Pressure could increase in 2011 for a new property tax in the UK as a means of avoiding the real estate bubbles that the country is famed for.
Property taxes could limit future real estate market bubbles, according to research by the Organisation for Economic Co-operation and Development. It believes that taxes on property are the least harmful to economic growth, while corporation taxes rank as the most growth-unfriendly.
In a new report it says that preferential treatment had caused market distortion leading to capital flowing out of other sectors and into property and that many countries use outdated valuation methods.
The Paris based OECD says that the huge property bubbles that occurred in countries including the US, Britain, Ireland and Spain can be solved with real estate taxes. ‘Owner occupied housing has a favourable tax treatment relative to other forms of investment in many OECD countries through reduced tax rates or exemption for imputed rental income, mortgage interest payment deductibility and exemptions from Capital Gains Tax,’ it says.
‘The market value of property is not following a stable trend over time as the recent housing bubble and corresponding collapse in prices have demonstrated in many countries. This creates an additional difficulty in using the market value of property as a taxable base.”
It recommends that countries consider raising extra revenues through broad based taxes on consumption and recurrent taxes on residential property.
The UK though has been resisting such ideas. The British Government backtracked this year on a move to align capital gains and income taxes because of a revolt by owners of multiple properties, as well as entrepreneurs.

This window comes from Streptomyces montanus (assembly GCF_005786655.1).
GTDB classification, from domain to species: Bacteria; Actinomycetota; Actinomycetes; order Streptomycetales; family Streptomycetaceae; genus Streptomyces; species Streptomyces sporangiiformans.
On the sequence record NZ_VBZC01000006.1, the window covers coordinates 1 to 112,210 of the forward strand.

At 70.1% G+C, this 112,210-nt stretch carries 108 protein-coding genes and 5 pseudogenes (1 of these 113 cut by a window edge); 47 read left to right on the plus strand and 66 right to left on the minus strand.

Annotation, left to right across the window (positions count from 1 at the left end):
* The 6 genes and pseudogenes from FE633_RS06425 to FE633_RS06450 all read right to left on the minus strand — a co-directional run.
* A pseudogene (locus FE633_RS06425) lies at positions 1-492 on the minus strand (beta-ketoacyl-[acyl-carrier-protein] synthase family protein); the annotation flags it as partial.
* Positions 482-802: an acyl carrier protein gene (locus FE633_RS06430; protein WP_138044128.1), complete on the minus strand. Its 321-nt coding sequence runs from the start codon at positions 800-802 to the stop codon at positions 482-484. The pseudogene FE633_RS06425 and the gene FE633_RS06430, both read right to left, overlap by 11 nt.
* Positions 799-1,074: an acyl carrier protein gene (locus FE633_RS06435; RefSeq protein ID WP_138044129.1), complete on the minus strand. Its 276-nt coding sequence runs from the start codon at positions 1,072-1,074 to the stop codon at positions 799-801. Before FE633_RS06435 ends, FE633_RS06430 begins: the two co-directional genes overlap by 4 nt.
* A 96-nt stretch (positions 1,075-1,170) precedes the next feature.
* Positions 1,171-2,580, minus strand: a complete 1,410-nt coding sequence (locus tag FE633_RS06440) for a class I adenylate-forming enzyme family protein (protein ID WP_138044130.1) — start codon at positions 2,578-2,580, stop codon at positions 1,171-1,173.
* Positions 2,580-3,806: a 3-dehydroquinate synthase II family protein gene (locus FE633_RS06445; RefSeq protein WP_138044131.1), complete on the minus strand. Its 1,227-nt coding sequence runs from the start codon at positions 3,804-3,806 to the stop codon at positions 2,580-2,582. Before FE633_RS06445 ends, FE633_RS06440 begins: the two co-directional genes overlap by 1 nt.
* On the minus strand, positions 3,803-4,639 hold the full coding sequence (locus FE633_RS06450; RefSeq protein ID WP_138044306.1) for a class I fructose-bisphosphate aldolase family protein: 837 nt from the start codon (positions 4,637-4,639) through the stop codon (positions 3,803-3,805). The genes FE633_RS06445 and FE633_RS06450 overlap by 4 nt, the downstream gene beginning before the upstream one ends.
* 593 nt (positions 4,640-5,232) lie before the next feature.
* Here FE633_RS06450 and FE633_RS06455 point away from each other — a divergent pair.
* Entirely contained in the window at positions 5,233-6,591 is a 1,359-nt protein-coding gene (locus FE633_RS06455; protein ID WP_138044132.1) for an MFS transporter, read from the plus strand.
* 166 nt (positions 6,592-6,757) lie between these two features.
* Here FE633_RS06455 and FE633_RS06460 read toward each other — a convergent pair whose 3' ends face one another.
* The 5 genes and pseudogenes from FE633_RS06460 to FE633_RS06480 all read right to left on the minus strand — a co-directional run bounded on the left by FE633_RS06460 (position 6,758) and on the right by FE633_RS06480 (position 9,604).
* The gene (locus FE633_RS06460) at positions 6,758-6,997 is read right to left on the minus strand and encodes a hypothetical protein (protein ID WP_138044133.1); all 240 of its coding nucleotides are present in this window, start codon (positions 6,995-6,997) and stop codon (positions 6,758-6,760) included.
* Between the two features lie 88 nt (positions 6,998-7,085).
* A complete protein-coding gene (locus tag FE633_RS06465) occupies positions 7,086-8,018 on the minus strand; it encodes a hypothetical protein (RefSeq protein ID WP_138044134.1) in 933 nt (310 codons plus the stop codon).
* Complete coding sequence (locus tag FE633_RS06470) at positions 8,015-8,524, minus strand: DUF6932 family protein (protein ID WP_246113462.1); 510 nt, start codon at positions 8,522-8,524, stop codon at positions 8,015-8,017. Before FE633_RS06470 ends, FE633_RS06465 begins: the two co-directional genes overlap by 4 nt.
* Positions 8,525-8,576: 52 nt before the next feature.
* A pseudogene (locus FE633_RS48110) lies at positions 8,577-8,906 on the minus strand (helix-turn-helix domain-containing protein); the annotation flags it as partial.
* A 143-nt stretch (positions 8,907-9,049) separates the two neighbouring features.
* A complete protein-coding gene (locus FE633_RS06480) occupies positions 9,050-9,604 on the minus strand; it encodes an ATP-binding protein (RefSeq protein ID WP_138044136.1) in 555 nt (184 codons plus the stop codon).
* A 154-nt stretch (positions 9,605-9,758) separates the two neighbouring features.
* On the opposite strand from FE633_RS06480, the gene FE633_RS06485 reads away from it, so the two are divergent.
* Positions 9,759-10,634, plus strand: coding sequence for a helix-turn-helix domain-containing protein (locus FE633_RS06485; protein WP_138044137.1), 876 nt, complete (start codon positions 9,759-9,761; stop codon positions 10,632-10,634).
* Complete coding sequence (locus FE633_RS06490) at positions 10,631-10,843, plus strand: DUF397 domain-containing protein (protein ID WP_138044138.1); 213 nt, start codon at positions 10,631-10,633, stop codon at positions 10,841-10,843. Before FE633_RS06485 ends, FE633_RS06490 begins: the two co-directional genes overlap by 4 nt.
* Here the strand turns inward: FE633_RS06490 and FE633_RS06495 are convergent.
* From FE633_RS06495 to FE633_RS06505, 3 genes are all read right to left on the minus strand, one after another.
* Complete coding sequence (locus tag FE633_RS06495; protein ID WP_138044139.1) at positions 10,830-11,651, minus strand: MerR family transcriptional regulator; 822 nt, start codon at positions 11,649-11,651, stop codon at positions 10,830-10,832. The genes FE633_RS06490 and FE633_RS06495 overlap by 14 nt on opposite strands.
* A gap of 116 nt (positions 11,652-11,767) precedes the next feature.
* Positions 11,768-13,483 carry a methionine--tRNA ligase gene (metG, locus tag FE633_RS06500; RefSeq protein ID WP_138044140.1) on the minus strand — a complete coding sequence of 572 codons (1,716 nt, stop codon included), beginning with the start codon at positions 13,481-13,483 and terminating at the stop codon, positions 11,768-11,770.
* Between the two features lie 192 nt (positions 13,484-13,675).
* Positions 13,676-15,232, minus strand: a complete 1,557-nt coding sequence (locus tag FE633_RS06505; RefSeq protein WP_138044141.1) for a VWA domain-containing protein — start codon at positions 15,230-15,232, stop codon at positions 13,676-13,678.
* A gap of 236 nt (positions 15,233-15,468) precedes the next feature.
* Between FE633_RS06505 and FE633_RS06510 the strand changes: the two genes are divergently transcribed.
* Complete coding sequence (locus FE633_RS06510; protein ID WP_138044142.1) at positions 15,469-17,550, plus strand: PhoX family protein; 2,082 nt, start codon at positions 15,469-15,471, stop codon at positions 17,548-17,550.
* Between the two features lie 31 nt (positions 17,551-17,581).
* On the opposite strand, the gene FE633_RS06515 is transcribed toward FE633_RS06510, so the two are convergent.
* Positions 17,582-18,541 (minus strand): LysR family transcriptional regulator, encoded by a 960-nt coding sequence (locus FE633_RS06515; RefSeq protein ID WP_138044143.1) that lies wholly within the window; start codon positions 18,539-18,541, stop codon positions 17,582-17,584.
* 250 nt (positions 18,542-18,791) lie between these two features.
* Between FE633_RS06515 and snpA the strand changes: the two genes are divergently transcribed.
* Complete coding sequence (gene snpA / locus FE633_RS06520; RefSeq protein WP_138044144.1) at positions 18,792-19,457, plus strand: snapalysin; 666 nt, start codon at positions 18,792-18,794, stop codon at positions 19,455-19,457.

The National Institute for Economic and Social Research has argued that homeowners currently enjoy tax privileges compared with other asset classes and that these should be ended. In a 2006 paper, the institute said that a 1% property tax collected from owners of residential property would have yielded £30.5billion, based on property values at the end of 2003.
Separately, Adam Posen, a member of the Bank of England’s Monetary Policy Committee, argued last year that the authorities could seek to limit future house price bubbles with taxes.
Others though see it has a bad idea. Paul Hunt, managing director of mortgage software provider Phoebus, said he accepted that government needed to increase revenue, but that taxation was the wrong way to do so.
‘A recurrent tax on property sounds dangerously like a council tax, which is already at punishing levels. We already have a massive housing deficit so dealing with the supply should be the priority. I think the Coalition Government would be daft to pursue this idea further,’ he said.
According to Nicholas Leeming, commercial director of Zoopla.co.uk more property taxes in Britain would be enormously damaging, wildly unpopular and politically suicidal. ‘The huge ramp-up in stamp duty under Gordon Brown made moving home massively more expensive, but it did nothing to slow the boom in property prices. It merely made it financially punishing for people to move,’ he said.
‘An annual tax on home values would be even more iniquitous. If you want to limit boom and bust in Britain’s property market, planning law should be relaxed to allow the construction of more decent sized family homes. Squeezing hard working families for even more tax is not the solution,’ he added.